and more intensely stressful exposure to the same type of stress.
From FIT, by Kilgore, Lascek, and Hartman
I know Matt knows this, or at least understands the underlying principle, yet I don’t think it’s a good mantra for other lesser coaches. In my seminars, Selye’s theory is the foundation for programming and I derive everything from it. The body will try to adapt to any sub-lethal stress, but that doesn’t mean we should apply a stress that is directly under the “lethality level”. There is a correct dose of stress that will garner desired results, and the job of the coach/programmer is to know this. The “Dose/Response Relationship” can be described mathematically. If there is a hypothetical level of stress, x, that will make the trainee stronger or fitter, then why apply x+5, 2x, or x^2? Progressive overload in stress application is paramount in programming, and it’s something that CrossFit often abandons.
On one hand, I may just be arguing semantics with something Matt wrote, but on the other hand it can effect how thousands of trainees or coaches go about their training (especially given that his article has been circulated well). Long-time followers of CrossFit will remember Greg Glassman saying that an effective training program will have some percentage of injuries. That percentage may be low, but is acceptable in a program that generates productive results. This concept may be true, depending on what percentage we’re talking about, but an injury in a training program is an indication of a problem.
In CrossFit we see plenty of shoulder issues that are no doubt related to kipping pull-ups. We see tons of calcaneal (achilles) tendon tears and ruptures as a result of superfluous box jumps and other jumping activity. We see lumbar and sacral dysfunction.. These are indications of deficient movement and movement capabilities in the trainees. No, a coach or program should not hurt his trainees. Yes, it sometimes happens in even good programs with good coaches. Matt observes that this is common in CrossFit, and it is. Here, harm means injury.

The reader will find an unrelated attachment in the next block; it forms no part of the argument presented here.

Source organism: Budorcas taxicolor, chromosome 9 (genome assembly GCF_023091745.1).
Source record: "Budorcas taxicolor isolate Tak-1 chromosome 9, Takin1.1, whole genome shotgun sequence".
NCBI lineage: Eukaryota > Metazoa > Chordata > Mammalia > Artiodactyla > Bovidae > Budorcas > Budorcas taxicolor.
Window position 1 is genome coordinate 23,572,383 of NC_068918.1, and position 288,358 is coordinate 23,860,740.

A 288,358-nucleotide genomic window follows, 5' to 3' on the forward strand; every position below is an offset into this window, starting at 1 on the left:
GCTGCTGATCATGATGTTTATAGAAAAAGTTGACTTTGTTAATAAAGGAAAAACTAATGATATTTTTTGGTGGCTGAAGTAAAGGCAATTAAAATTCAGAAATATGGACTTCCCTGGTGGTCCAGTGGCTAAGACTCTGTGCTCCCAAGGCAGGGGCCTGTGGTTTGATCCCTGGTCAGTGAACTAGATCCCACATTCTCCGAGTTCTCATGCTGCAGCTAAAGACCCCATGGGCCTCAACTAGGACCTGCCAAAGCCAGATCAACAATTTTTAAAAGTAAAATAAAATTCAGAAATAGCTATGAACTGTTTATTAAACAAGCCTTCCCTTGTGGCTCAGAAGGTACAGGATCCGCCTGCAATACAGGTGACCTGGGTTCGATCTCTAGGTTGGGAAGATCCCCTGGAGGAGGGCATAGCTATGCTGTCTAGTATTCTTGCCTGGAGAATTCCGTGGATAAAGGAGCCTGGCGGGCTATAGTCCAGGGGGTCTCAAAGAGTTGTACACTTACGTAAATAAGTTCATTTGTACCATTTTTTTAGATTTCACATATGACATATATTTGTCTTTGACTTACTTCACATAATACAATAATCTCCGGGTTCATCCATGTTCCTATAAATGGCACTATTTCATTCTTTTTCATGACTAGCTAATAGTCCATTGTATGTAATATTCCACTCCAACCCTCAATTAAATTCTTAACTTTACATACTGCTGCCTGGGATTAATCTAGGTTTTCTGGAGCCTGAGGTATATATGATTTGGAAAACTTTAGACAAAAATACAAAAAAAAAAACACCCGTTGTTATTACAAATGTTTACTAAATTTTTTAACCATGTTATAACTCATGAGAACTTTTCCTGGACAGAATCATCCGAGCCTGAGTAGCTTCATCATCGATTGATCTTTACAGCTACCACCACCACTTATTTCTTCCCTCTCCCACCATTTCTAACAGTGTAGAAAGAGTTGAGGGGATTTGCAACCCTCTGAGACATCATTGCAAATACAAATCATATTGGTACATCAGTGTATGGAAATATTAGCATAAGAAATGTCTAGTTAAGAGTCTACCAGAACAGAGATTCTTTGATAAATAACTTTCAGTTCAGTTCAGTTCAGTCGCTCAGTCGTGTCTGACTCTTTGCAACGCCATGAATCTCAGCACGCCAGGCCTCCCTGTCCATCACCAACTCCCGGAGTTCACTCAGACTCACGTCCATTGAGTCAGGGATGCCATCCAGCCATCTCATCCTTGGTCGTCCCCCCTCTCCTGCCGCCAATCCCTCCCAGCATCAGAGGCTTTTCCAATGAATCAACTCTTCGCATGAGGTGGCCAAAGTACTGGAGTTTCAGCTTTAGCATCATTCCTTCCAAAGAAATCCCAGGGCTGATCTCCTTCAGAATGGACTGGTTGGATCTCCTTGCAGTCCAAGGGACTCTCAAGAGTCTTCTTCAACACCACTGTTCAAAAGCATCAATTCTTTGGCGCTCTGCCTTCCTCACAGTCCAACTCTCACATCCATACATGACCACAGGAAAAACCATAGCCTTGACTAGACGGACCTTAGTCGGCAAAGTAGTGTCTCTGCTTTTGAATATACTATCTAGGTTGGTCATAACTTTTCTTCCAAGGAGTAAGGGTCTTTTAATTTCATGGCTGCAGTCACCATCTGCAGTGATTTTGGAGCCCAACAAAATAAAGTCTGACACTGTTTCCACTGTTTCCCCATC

Yet harm to an organism and their structures is the basis by which that organism adapts. We place organized, purposeful stress on a trainee and their structures. It causes harm, and that harm is the stress that makes them adapt to be stronger and fitter. Let’s not confuse the distinction, but let’s use this opportunity to teach trainees and coaches about proper progression and development — vital aspects in a good program.
In the “Mixed Elemental Fitness” chapter I wrote in FIT, I go in detail about how to progress each component of fitness — strength, endurance, and mobility. It’s based on the foundation of understanding the stress/adaptation process as well as the preceding chapters in the book that focus on physiology and strength and endurance training. A CrossFitter could benefit because it shows how to structure the varying levels of high intensity conditioning throughout the week, and how to do so with respect to strength training. This often results in the mantra of, “Stop doing so much shit and focus your goals.”
Overall, Matt and I have the same sentiment:
If you’re an athlete, please don’t hurt yourself in the name of elite fitness, focus on getting stronger and doing things better. Paying someone money to have them kick you in the dick never made much sense to me.
Regardless of your training method, ensure that you are moving efficiently, training productively, and not doing harm…in the injury sense.